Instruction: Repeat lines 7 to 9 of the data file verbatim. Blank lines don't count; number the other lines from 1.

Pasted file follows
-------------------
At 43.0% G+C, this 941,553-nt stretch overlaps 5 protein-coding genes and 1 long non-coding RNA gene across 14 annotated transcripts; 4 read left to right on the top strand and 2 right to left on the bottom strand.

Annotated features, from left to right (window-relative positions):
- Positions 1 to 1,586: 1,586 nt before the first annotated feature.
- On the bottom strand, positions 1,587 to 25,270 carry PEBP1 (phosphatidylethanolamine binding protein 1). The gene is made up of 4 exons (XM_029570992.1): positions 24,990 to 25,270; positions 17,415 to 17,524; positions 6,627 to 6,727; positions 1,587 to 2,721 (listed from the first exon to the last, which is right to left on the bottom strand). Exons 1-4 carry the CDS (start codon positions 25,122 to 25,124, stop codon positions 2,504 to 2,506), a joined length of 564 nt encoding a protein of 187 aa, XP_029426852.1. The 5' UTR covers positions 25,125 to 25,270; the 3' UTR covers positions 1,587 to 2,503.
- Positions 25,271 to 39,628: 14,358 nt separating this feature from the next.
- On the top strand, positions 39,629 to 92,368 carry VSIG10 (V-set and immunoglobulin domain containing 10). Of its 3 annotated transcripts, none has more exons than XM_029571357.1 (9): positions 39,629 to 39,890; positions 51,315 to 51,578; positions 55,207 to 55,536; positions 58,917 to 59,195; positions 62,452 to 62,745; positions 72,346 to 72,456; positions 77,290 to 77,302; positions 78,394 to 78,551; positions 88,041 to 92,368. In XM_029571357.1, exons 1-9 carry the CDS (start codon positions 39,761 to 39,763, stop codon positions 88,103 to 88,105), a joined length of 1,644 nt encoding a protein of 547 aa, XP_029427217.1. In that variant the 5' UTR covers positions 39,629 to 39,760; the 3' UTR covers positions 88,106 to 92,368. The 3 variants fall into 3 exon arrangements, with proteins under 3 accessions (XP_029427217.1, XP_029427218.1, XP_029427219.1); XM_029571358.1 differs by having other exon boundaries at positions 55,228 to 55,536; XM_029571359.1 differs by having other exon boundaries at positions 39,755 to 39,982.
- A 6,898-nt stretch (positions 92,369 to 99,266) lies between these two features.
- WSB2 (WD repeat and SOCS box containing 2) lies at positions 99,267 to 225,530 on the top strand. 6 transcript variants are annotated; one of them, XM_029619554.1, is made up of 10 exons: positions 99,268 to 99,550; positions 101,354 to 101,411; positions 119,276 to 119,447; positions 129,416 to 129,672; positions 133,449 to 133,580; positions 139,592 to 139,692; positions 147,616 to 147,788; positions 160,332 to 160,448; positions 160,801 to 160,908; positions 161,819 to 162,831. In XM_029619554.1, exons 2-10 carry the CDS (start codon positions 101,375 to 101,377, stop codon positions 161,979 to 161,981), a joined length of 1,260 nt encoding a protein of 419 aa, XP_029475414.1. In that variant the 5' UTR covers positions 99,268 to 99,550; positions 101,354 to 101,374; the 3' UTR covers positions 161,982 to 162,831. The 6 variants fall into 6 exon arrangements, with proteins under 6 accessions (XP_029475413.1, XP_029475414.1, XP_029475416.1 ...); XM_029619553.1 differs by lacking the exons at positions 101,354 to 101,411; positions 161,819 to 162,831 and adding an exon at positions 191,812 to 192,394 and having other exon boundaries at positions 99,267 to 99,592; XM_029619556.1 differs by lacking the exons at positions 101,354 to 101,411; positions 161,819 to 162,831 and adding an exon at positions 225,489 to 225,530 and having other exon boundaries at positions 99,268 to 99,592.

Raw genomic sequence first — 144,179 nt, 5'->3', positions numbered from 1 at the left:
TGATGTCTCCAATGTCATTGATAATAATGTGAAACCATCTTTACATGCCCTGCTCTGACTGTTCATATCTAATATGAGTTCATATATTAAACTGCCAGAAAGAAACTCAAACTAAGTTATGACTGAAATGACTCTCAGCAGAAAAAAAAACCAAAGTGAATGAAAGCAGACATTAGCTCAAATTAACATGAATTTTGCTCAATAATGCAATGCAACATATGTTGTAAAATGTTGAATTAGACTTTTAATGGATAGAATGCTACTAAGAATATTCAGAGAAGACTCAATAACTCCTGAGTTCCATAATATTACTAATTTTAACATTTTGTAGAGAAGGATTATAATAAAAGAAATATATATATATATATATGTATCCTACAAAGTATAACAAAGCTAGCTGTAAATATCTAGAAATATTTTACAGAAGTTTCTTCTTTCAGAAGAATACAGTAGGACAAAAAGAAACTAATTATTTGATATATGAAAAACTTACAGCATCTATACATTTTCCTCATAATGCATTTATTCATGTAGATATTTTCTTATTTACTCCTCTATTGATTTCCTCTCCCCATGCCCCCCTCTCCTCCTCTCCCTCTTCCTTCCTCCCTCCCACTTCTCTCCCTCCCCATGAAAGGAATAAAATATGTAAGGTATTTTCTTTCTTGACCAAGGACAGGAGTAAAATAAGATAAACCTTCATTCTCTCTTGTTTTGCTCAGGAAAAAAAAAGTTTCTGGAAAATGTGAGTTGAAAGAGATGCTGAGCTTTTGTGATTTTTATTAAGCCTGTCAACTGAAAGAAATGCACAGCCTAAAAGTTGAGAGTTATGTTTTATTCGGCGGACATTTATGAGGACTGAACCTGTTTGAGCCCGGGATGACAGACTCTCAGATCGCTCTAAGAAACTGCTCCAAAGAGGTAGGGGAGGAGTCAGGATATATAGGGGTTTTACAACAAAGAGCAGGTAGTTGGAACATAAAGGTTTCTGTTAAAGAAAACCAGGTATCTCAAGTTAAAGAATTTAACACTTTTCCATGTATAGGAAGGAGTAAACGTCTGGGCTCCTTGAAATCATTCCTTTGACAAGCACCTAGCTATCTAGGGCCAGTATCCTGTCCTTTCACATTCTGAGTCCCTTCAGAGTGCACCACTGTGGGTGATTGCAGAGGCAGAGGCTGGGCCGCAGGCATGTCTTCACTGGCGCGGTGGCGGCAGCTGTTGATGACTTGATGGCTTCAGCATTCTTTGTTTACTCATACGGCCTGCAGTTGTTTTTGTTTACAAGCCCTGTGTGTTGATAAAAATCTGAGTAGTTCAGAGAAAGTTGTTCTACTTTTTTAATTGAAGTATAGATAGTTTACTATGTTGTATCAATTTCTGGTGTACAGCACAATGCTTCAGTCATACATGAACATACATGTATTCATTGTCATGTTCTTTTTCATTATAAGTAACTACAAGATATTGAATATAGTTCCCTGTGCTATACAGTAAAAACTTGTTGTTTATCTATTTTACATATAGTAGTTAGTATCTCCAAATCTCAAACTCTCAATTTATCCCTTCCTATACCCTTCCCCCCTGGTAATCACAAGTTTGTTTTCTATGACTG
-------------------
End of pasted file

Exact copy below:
- A 6,898-nt stretch (positions 92,369 to 99,266) lies between these two features.
- WSB2 (WD repeat and SOCS box containing 2) lies at positions 99,267 to 225,530 on the top strand. 6 transcript variants are annotated; one of them, XM_029619554.1, is made up of 10 exons: positions 99,268 to 99,550; positions 101,354 to 101,411; positions 119,276 to 119,447; positions 129,416 to 129,672; positions 133,449 to 133,580; positions 139,592 to 139,692; positions 147,616 to 147,788; positions 160,332 to 160,448; positions 160,801 to 160,908; positions 161,819 to 162,831. In XM_029619554.1, exons 2-10 carry the CDS (start codon positions 101,375 to 101,377, stop codon positions 161,979 to 161,981), a joined length of 1,260 nt encoding a protein of 419 aa, XP_029475414.1. In that variant the 5' UTR covers positions 99,268 to 99,550; positions 101,354 to 101,374; the 3' UTR covers positions 161,982 to 162,831. The 6 variants fall into 6 exon arrangements, with proteins under 6 accessions (XP_029475413.1, XP_029475414.1, XP_029475416.1 ...); XM_029619553.1 differs by lacking the exons at positions 101,354 to 101,411; positions 161,819 to 162,831 and adding an exon at positions 191,812 to 192,394 and having other exon boundaries at positions 99,267 to 99,592; XM_029619556.1 differs by lacking the exons at positions 101,354 to 101,411; positions 161,819 to 162,831 and adding an exon at positions 225,489 to 225,530 and having other exon boundaries at positions 99,268 to 99,592.

Raw genomic sequence first — 144,179 nt, 5'->3', positions numbered from 1 at the left: